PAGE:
The House Judiciary Committee voted unanimously Tuesday to advance legislation beefing up the list of offenses that would require public officials and employees to forfeit their taxpayer-funded pensions.
Legislation sponsored by Sen. John DiSanto, R-Dauphin, adds perjury and bribery to the list of offenses that’ll cost anyone on the public payroll — from state employees and legislators to rank-and-file bureaucrats, their state retirement.
The bill also closes loopholes that let public officials be found guilty of federal charges but still qualify for state pensions. Previous laws only listed state crimes, not federal.
The loophole is named for former Democratic state Sen. Bob Mellow, of Lackawanna County, who won a lawsuit in late 2017 to have his pension restored off the technicality.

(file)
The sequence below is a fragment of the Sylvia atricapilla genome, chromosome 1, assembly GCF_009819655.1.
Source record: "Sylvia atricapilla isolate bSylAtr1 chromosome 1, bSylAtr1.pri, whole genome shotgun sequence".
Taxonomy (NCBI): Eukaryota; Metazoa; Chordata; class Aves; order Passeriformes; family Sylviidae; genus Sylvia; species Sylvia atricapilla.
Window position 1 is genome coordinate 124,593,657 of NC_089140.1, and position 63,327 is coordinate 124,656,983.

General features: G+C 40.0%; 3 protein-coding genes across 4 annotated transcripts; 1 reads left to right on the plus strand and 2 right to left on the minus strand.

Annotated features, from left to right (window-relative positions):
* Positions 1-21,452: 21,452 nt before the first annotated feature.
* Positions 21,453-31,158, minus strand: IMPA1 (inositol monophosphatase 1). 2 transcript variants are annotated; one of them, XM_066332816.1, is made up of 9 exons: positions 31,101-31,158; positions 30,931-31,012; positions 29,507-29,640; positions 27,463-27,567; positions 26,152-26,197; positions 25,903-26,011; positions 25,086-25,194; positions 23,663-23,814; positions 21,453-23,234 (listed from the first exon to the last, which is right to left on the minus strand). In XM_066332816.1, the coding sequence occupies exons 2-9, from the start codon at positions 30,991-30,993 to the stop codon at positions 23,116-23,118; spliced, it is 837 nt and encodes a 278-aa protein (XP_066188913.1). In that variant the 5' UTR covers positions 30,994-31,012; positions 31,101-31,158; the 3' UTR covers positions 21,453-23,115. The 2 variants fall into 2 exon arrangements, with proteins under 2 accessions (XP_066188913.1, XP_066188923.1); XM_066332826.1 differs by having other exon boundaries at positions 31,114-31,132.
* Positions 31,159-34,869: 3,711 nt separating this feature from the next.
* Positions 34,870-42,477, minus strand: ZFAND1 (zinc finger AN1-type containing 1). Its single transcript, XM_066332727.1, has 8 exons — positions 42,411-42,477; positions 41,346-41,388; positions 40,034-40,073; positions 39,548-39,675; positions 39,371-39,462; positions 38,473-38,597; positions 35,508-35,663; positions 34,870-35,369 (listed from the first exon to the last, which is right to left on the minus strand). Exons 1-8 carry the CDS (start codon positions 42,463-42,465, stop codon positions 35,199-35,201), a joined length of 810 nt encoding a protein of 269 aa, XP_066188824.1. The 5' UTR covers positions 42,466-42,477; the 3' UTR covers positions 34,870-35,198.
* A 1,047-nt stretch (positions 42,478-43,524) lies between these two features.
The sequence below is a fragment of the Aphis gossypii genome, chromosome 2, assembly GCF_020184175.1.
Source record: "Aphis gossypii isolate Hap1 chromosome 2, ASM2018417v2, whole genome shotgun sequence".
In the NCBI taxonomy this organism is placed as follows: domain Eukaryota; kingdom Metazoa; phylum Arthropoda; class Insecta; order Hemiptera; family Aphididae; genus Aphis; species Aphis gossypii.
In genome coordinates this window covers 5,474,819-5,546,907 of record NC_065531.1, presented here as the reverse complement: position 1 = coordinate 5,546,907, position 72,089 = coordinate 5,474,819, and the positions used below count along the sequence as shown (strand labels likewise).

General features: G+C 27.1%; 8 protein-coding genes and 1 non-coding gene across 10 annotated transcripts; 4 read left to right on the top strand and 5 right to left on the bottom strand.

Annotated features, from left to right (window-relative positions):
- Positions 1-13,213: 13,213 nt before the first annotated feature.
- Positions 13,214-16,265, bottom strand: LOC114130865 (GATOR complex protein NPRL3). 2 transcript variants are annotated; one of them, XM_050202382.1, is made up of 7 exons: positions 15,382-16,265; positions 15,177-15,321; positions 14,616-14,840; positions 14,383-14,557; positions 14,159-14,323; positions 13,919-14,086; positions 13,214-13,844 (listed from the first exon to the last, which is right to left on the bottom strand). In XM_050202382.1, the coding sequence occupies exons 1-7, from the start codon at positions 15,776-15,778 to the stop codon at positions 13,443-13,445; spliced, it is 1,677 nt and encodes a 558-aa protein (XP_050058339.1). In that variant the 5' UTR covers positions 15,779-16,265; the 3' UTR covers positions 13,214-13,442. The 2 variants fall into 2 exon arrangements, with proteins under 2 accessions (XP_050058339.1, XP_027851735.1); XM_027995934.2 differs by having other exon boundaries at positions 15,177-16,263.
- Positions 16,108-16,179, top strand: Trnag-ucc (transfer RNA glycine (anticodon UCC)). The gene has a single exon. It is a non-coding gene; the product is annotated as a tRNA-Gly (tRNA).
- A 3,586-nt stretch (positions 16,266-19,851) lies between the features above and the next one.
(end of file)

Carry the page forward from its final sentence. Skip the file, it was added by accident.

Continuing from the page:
Mellow pleaded guilty to a federal charged of conspiracy to commit mail fraud.
“I thank [Judiciary Committee] Chairman [Rob] Kauffman for his timely consideration of [the bill] SB 113 and encourage House leadership to expedite the bill for a final vote,” DiSanto said in a statement. “It is past time we ensure lawbreakers face the consequences for violating the public trust. Taxpayers expect and deserve nothing less.”